Agency Has High Hopes To Stop Drunk Drivers With New Device

Most people understand that drunk driving is never a good idea and can endanger lives. In fact, it claims the lives of about 10,000 people throughout the United States every year. Under Oklahoma law, drivers can face stiff criminal penalties and civil lawsuits for medical expenses and other damages if they are responsible for a drunk driving accident. Despite that, far too many people still take the risk and get behind the wheel after having too much to drink. However, a new piece of technology is being developed that aims to significantly reduce the number of drunk driving accidents in the United States.

According to the National Highway Traffic Safety Administration, new technology would prevent a car from starting if sensors in the vehicle detected that the driver's blood-alcohol content exceeded the legal limit, which is 0.08 percent in Oklahoma. Currently, some drivers have ignition interlock devices, which require the driver to blow into a tube before their vehicle will start. If the driver's blood-alcohol content is more than 0.08 percent, the vehicle will not start. Typically, only people who have convictions for drunk driving offenses have to use these devices.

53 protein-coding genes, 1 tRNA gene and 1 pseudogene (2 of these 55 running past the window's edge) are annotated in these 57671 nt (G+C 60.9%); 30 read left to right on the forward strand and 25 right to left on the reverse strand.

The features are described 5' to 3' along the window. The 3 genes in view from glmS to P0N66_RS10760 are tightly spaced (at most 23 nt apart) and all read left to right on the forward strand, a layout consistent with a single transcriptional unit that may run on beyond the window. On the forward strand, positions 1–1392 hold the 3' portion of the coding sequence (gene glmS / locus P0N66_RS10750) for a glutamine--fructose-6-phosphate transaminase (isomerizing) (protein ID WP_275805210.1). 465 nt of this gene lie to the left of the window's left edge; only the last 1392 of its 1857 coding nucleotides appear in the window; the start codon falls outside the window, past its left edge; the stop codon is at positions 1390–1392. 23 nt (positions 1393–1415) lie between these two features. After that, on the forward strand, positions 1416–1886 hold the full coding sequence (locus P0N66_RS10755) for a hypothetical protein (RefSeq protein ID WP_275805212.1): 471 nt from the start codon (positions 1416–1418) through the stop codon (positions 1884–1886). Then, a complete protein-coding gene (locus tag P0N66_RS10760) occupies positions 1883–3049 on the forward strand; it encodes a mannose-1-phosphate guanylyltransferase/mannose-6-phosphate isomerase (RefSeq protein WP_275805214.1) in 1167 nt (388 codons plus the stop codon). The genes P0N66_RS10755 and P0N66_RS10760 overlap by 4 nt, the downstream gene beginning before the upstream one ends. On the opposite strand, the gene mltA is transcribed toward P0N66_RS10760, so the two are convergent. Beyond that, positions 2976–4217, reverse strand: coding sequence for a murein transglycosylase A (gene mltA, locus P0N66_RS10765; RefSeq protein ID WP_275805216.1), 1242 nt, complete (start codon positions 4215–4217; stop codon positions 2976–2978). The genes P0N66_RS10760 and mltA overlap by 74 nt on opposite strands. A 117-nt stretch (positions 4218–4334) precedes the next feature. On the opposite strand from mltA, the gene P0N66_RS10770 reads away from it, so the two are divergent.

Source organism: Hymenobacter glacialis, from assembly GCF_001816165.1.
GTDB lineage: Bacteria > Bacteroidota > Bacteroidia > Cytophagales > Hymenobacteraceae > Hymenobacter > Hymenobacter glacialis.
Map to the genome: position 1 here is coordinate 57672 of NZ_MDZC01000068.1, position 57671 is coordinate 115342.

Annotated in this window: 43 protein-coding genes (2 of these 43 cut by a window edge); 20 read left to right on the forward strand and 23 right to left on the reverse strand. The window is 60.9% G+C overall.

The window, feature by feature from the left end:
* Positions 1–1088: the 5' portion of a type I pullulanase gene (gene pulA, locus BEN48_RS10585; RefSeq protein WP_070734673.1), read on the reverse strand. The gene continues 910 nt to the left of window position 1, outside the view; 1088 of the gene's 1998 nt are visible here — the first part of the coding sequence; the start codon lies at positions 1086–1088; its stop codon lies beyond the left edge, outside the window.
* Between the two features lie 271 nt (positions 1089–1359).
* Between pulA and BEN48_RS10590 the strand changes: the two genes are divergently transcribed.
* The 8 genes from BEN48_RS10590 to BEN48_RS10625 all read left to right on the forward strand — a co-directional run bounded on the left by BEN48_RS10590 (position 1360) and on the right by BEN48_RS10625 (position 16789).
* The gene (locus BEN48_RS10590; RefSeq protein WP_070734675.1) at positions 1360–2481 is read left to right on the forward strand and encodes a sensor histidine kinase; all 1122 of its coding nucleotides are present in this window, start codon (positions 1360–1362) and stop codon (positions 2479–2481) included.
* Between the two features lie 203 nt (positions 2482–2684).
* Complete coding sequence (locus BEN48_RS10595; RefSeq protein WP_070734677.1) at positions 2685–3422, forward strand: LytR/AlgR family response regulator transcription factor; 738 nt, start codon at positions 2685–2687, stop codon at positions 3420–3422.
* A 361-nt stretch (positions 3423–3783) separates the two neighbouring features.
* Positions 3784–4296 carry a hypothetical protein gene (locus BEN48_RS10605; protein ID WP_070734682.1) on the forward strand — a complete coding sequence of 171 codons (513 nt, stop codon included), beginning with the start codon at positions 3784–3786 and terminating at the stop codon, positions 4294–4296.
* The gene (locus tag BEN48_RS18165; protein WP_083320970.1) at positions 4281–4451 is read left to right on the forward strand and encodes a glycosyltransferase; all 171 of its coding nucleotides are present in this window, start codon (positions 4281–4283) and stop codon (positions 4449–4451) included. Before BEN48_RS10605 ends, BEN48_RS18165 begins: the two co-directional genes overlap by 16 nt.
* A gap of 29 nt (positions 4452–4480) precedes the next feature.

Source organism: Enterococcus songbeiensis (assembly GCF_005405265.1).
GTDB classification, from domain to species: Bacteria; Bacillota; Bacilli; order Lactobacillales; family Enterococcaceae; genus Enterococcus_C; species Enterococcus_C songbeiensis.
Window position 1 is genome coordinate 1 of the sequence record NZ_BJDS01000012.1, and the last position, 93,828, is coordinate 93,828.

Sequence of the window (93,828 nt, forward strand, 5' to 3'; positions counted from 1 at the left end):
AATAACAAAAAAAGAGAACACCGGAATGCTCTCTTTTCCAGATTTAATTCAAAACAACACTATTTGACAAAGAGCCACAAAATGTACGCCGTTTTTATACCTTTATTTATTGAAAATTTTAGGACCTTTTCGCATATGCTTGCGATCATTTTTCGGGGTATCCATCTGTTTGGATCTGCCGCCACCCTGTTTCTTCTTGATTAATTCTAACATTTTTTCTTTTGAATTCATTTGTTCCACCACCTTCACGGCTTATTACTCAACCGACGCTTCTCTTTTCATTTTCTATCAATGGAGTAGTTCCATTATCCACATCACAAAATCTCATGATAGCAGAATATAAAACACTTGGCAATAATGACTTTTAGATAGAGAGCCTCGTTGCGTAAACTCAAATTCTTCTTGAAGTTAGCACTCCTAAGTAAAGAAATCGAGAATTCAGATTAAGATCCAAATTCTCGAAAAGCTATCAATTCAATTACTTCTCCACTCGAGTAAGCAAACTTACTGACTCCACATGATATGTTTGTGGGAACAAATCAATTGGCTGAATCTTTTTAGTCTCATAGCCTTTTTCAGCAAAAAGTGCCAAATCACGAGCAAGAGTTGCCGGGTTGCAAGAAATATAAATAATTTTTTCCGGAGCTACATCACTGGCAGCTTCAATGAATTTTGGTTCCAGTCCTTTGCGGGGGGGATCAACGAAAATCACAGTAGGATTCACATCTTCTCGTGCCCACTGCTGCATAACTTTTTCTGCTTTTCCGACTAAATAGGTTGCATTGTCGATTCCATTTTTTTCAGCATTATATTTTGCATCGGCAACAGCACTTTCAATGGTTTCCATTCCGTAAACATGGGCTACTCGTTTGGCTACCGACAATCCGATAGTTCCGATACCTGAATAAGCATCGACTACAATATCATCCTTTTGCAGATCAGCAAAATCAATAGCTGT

Unlike the current devices, the new technology would not require the driver to blow into anything. Instead, either breath or touch sensors would be able to detect the driver's blood alcohol content, and either allow or prevent the car's ignition. Because it wouldn't require a clunky blowing device, federal officials believe that this new innovation could become mainstream and even standard in every automobile.

The cost to manufacture and install the sensors in new cars is expected to be between $150 and $200 per vehicle. The NHTSA is pushing to get this technology fully functional in the next five to eight years. They expect consumer demand for it to be high, regardless of whether federal regulations require it in new vehicles.

Although the new blood-alcohol ignition device could potentially be a remarkable step forward for safety, nobody can guarantee that it will come to fruition. In the meantime, anyone who is harmed by a drunk driver may want to hold that driver accountable and pursue compensation through legal action.

Source: Washington Post, "New technology could put an end to drunken driving, officials say," Ashley Halsey III, June 4, 2015


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